Sunday, March 20, 2011
I'm Branching Out Into Archaeology: Blame the Wisteria
We have cable. That’s why I’m such an intellectual force to be reckoned with. I have at my fingertips access to in-depth research tools like the Hallmark Channel where I learn about what makes women tick (something to do with automatic air fresheners, from what I can tell), the Speed Network for the latest developments in dirt bike oil filters, and the History Channel (it’s not just about pawnshops).
But I’ve yet to see a documentary on the ancient migratory trail of the Wisterians, who evidently passed through Santa Barbara, leaving barely a trace. Without a reliable body of research I can only conjecture that they appeared about 14,000 years ago but were out-completed by the Clovis civilization (purveyors of fine stone spear points). Or the Clovis folks just had better PR.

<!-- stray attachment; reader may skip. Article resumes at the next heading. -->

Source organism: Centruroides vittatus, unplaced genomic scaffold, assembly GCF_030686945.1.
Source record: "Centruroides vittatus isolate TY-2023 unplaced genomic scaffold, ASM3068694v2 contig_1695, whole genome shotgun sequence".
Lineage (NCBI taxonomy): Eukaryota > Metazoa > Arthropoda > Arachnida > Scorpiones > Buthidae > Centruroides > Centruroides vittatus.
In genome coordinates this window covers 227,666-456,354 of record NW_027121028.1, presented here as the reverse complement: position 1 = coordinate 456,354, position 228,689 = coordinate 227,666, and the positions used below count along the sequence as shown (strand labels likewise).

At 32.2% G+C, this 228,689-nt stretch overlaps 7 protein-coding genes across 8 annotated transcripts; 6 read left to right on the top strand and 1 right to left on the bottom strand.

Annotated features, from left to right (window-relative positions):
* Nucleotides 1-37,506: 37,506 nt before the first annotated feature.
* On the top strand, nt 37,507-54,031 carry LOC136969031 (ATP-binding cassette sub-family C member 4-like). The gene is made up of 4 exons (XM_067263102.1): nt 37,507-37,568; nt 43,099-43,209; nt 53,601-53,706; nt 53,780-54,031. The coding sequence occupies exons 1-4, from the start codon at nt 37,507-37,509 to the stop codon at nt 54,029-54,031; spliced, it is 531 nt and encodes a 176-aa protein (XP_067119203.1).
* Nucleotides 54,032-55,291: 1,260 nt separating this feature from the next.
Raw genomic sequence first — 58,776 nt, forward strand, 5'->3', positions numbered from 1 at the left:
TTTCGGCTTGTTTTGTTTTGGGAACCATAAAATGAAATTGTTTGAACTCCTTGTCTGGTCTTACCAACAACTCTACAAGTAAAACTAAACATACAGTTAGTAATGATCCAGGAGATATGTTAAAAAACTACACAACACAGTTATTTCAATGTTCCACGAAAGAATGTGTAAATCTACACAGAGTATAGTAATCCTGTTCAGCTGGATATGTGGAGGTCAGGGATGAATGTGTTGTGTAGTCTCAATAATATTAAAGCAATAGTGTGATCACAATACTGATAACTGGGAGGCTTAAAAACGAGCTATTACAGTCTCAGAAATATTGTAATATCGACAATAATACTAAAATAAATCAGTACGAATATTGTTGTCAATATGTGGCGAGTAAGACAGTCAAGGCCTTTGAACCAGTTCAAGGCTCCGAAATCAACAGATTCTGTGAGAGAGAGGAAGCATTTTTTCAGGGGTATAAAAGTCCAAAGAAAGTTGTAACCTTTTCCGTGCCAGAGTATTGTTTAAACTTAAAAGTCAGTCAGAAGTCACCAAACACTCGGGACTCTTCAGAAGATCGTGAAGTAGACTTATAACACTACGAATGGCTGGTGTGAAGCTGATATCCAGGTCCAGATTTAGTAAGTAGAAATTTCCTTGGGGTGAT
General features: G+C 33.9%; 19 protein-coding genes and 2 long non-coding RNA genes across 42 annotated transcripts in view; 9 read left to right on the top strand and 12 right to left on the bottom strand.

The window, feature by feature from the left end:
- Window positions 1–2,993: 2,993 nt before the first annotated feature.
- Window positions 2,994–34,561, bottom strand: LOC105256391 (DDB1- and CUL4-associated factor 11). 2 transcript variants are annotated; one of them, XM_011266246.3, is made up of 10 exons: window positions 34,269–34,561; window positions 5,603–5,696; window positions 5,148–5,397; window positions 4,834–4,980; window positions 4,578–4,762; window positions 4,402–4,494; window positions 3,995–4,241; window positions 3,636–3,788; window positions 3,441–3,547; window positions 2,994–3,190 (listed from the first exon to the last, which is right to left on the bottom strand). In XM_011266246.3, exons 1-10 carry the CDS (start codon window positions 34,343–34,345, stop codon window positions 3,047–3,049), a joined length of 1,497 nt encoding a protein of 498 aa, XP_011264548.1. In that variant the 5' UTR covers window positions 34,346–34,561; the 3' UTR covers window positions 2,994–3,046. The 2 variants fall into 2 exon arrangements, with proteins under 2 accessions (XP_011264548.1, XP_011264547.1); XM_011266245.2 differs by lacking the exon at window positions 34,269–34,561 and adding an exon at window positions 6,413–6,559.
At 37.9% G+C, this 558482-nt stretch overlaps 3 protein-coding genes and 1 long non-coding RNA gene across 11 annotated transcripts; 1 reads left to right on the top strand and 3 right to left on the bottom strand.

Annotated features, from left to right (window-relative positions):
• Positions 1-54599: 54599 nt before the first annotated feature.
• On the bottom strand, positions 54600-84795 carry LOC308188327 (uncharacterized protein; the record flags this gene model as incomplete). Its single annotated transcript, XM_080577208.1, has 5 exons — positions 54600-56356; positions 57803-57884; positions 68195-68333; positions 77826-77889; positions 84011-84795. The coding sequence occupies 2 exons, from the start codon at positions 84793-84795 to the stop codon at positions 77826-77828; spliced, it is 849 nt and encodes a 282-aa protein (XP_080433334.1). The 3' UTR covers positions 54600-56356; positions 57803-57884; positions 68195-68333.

But back to the Wisterians. They must have been a gentle people as evidenced by their love of sweet smelling, pastel colored plants.
“Why Professor Goodnick,” you challenge incredulously, “with what evidence do you support your hypothesis?”
Fair question. You know how in the first Indiana Jones movie he finds that metal thingy, puts on top of a stick and on just the right day at just the right time the sun shines through and illuminates the secret location of the Ark of the Covenant? It’s like that, except instead of calculating sun angles and seasons, the math-phobic Wisterians planted wisteria vines along their migratory route to mark their path.
How else do you explain the sprawling purple wisteria vines that are at this moment bursting forth along Highway 101, the coastal route through my fair state. They’re scampering up tangled trees, showering them in luscious lavender-colored, perfumed vines. Like a Hansel and Gretel breadcrumbs, those clever Wisterians turned their love of plants and into a pre-GPS way-finding technology. Of course, if they came back at any other time of the year, they’d be righteously screwed, dude.
It just continues getting sillier and sillier... Will you join me at Fine Gardening?